Glucuronidation and Cancer:
Jacob Schor, ND FABNO
written in 2003
Glucuronidation is one of the most important Phase II conjugation pathways in the liver for detoxification and excretion of carcinogens, lipid soluble hormones and steroid hormones. The liver, through a series of chemical reactions, attaches glucuronic acid to the target chemical and then excretes this chemical complex in the bile into the intestine. (At this point the story turns into the script of a low grade suspense movie. At the end, when you finally breathe a sigh of relief, the defeated murderer, monster, or whatever suddenly leaps back to life. Once the liver has safely tied up these dangerous chemicals and dumped them into the sewer line, you might think the story was over. Not by a long shot.) Beta-glucuronidase, an enzyme produced by intestinal bacteria, can break the bond between excreted ‘toxin’ and glucuronic acid. These excreted toxins and hormones that were history, are reactivated, quickly reabsorbed into the body, and are back to no good.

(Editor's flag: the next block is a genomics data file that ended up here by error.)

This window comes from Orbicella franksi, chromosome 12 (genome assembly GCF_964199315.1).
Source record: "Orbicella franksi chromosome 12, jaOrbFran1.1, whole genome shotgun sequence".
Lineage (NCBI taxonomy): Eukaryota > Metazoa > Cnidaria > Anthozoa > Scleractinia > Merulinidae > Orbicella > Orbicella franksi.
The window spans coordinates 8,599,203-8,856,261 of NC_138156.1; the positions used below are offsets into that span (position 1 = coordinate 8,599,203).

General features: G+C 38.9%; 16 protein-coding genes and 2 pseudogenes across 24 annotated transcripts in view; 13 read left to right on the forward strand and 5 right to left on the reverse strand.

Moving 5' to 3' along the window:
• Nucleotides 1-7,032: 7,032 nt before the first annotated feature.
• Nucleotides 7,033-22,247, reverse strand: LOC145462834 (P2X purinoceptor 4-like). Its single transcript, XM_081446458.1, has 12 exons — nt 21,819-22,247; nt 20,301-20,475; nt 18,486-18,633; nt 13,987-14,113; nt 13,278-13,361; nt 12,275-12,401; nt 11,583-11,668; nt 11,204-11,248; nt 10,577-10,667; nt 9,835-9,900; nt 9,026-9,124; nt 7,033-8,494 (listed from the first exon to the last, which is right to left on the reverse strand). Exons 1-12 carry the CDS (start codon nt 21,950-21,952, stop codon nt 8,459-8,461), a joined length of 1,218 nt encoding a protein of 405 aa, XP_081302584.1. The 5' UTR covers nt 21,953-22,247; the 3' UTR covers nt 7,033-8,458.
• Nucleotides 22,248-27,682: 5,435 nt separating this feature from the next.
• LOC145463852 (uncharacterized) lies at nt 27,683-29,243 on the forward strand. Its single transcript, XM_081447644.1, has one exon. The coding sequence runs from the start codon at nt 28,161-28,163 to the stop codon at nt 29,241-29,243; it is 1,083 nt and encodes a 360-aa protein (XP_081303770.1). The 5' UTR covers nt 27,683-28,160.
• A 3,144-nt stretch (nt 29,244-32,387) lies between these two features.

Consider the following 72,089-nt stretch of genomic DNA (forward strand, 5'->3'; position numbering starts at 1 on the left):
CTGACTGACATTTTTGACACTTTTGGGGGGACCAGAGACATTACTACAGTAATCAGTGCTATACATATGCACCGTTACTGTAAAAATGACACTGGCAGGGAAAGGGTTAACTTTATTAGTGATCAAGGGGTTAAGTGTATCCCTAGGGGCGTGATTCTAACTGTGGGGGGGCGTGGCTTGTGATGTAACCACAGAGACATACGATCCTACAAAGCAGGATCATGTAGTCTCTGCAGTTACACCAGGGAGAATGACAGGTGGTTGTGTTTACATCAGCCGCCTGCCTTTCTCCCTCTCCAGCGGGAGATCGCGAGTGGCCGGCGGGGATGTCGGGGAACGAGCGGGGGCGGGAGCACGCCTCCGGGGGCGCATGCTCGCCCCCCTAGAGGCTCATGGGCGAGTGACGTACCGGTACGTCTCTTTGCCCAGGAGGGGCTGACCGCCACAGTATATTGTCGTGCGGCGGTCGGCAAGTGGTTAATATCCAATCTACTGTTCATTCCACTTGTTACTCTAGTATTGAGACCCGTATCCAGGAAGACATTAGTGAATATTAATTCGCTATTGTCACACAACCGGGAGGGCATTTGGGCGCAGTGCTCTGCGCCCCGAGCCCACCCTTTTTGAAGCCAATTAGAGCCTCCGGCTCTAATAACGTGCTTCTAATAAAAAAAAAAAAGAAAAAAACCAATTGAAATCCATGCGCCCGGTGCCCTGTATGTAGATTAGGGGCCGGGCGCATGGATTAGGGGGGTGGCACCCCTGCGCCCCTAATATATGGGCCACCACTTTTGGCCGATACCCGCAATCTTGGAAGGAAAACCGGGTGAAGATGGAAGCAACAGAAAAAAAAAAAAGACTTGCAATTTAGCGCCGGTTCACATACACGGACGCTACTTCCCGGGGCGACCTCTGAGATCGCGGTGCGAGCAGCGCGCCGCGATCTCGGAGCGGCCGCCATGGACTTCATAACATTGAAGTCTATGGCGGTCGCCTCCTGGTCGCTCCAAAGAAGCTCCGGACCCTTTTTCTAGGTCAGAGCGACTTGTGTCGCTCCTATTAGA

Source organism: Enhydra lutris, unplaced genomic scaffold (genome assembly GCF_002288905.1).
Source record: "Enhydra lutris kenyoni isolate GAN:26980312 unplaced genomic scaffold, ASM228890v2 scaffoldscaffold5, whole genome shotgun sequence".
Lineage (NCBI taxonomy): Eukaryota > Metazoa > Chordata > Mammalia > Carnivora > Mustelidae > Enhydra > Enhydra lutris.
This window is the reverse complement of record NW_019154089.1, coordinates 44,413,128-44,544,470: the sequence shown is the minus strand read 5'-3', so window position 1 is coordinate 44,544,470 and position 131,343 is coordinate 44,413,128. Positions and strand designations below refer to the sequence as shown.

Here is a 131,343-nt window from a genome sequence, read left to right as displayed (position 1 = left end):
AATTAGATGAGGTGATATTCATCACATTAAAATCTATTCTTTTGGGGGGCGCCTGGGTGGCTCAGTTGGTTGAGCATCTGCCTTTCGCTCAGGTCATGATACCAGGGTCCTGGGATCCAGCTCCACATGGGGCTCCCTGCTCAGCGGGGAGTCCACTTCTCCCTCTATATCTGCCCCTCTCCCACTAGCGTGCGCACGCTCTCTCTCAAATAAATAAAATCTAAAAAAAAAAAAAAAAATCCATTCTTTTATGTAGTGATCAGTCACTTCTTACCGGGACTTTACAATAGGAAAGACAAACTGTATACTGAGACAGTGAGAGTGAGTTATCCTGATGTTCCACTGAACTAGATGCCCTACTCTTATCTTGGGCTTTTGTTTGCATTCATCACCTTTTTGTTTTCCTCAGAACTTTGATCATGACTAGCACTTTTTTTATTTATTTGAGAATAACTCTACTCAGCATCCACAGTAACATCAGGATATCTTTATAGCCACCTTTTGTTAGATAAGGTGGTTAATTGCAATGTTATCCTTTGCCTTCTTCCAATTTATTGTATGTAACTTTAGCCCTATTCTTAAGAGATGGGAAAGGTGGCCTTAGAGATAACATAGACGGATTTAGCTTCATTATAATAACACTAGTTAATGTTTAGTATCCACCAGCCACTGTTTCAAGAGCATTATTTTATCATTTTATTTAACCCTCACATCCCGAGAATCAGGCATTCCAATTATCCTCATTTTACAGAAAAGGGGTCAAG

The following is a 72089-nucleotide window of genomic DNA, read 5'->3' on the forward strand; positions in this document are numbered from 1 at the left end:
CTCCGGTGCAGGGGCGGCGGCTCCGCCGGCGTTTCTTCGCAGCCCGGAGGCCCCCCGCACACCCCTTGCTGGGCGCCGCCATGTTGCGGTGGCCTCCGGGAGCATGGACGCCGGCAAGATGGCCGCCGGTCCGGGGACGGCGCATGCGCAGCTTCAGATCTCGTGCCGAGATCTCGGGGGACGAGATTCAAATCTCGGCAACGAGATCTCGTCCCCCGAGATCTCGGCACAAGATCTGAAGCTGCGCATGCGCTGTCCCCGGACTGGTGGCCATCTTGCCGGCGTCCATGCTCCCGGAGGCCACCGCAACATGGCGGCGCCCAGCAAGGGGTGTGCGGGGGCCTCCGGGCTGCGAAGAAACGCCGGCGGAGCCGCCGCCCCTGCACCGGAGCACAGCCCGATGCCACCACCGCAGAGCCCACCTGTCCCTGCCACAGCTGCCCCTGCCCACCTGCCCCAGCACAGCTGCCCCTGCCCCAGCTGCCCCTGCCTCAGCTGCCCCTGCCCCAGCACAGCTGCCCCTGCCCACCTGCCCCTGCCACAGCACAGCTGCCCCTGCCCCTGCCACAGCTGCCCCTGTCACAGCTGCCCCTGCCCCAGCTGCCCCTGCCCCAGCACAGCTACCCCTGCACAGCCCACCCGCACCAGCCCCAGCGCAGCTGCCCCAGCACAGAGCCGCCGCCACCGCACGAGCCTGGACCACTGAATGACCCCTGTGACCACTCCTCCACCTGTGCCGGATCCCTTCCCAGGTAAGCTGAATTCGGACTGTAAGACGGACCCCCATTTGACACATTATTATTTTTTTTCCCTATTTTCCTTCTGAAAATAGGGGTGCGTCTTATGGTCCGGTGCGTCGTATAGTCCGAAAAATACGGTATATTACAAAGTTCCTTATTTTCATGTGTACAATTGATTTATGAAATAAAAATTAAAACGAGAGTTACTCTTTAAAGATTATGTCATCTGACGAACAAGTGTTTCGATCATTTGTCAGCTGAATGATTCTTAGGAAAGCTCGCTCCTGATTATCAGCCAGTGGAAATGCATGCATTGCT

For disease, and especially cancer prevention, one wants low Beta-glucuronidase activity. Beta-glucuronidase levels in the intestine can be measured as part of the evaluation performed in a digestive stool analysis. If these levels are high, it is a prudent idea to lower them.
Beta-glucuronidase can be lowered by establishing healthy bacterial flora in the intestine by eating a diet high in plant foods and supplementing the diet with the ‘friendly bacteria’, Lactobacillus acidophilus and Bifodobacterium bifidum. Other dietary factors that dramatically decrease the activity of this enzyme are consumption of onions, garlic, and foods high in glucuronic acid like apples, Brussels sprouts, broccoli, cabbage, lettuce and especially oranges.
Glucuronic acid is available in pill form as Calcium D-glucarate. Calcium D-glucarate indirectly inhibits the beta-glucuronidase enzyme dramatically preventing its ability to reactivate excreted toxins.
Suggested as a possible magic bullet in prevention of breast cancer, especially in women who have already had one occurrence, in contrast to Tamoxifen, Calcium D-glucarate is completely safe and possibly more effective.
Dose: 2,000 mg 2x/day for ER/PR positive.
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-Abbou-Issa H. Moeschberger M, el-Masry W. Tejwani S. Curley RWJr. Webb TE. Relative efficacy of glucarate on the initiation and promotion phases of rat mammary carcinogenesis. Anticancer Research. 15(3):905-10, 1995.
-Murray. Breast Cancer: Update on a growing Epidemic Natural Medicine Journal. March 1999. 2(1);1-6